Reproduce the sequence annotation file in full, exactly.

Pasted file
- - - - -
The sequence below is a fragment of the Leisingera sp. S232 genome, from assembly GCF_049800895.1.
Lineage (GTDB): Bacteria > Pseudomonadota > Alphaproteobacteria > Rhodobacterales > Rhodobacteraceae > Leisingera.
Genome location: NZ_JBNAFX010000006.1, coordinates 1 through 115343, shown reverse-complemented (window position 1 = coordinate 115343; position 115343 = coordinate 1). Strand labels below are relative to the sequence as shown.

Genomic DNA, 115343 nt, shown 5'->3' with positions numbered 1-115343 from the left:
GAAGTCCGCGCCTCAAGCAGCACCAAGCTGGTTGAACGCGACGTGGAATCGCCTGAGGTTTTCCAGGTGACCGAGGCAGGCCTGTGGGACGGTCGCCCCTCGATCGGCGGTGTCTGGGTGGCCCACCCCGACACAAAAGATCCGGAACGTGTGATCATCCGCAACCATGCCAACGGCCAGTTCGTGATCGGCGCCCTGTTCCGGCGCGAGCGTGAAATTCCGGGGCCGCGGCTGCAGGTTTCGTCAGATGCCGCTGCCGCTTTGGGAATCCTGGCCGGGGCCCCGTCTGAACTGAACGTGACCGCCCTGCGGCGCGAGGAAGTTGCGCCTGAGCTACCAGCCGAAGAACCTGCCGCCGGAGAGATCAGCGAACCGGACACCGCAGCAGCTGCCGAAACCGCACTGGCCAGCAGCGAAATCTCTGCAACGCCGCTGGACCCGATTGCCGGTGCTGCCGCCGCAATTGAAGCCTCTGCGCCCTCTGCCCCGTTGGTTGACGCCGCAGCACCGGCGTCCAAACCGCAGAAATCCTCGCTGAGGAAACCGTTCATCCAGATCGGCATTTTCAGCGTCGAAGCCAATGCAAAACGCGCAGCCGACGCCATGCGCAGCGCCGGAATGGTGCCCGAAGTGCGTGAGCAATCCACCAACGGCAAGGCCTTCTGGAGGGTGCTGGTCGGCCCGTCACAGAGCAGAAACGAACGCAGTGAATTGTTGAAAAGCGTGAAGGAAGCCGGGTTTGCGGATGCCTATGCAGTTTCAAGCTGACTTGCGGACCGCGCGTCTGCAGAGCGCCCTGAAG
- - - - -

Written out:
The sequence below is a fragment of the Leisingera sp. S232 genome, from assembly GCF_049800895.1.
Lineage (GTDB): Bacteria > Pseudomonadota > Alphaproteobacteria > Rhodobacterales > Rhodobacteraceae > Leisingera.
Genome location: NZ_JBNAFX010000006.1, coordinates 1 through 115343, shown reverse-complemented (window position 1 = coordinate 115343; position 115343 = coordinate 1). Strand labels below are relative to the sequence as shown.

Genomic DNA, 115343 nt, shown 5'->3' with positions numbered 1-115343 from the left:
GAAGTCCGCGCCTCAAGCAGCACCAAGCTGGTTGAACGCGACGTGGAATCGCCTGAGGTTTTCCAGGTGACCGAGGCAGGCCTGTGGGACGGTCGCCCCTCGATCGGCGGTGTCTGGGTGGCCCACCCCGACACAAAAGATCCGGAACGTGTGATCATCCGCAACCATGCCAACGGCCAGTTCGTGATCGGCGCCCTGTTCCGGCGCGAGCGTGAAATTCCGGGGCCGCGGCTGCAGGTTTCGTCAGATGCCGCTGCCGCTTTGGGAATCCTGGCCGGGGCCCCGTCTGAACTGAACGTGACCGCCCTGCGGCGCGAGGAAGTTGCGCCTGAGCTACCAGCCGAAGAACCTGCCGCCGGAGAGATCAGCGAACCGGACACCGCAGCAGCTGCCGAAACCGCACTGGCCAGCAGCGAAATCTCTGCAACGCCGCTGGACCCGATTGCCGGTGCTGCCGCCGCAATTGAAGCCTCTGCGCCCTCTGCCCCGTTGGTTGACGCCGCAGCACCGGCGTCCAAACCGCAGAAATCCTCGCTGAGGAAACCGTTCATCCAGATCGGCATTTTCAGCGTCGAAGCCAATGCAAAACGCGCAGCCGACGCCATGCGCAGCGCCGGAATGGTGCCCGAAGTGCGTGAGCAATCCACCAACGGCAAGGCCTTCTGGAGGGTGCTGGTCGGCCCGTCACAGAGCAGAAACGAACGCAGTGAATTGTTGAAAAGCGTGAAGGAAGCCGGGTTTGCGGATGCCTATGCAGTTTCAAGCTGACTTGCGGACCGCGCGTCTGCAGAGCGCCCTGAAG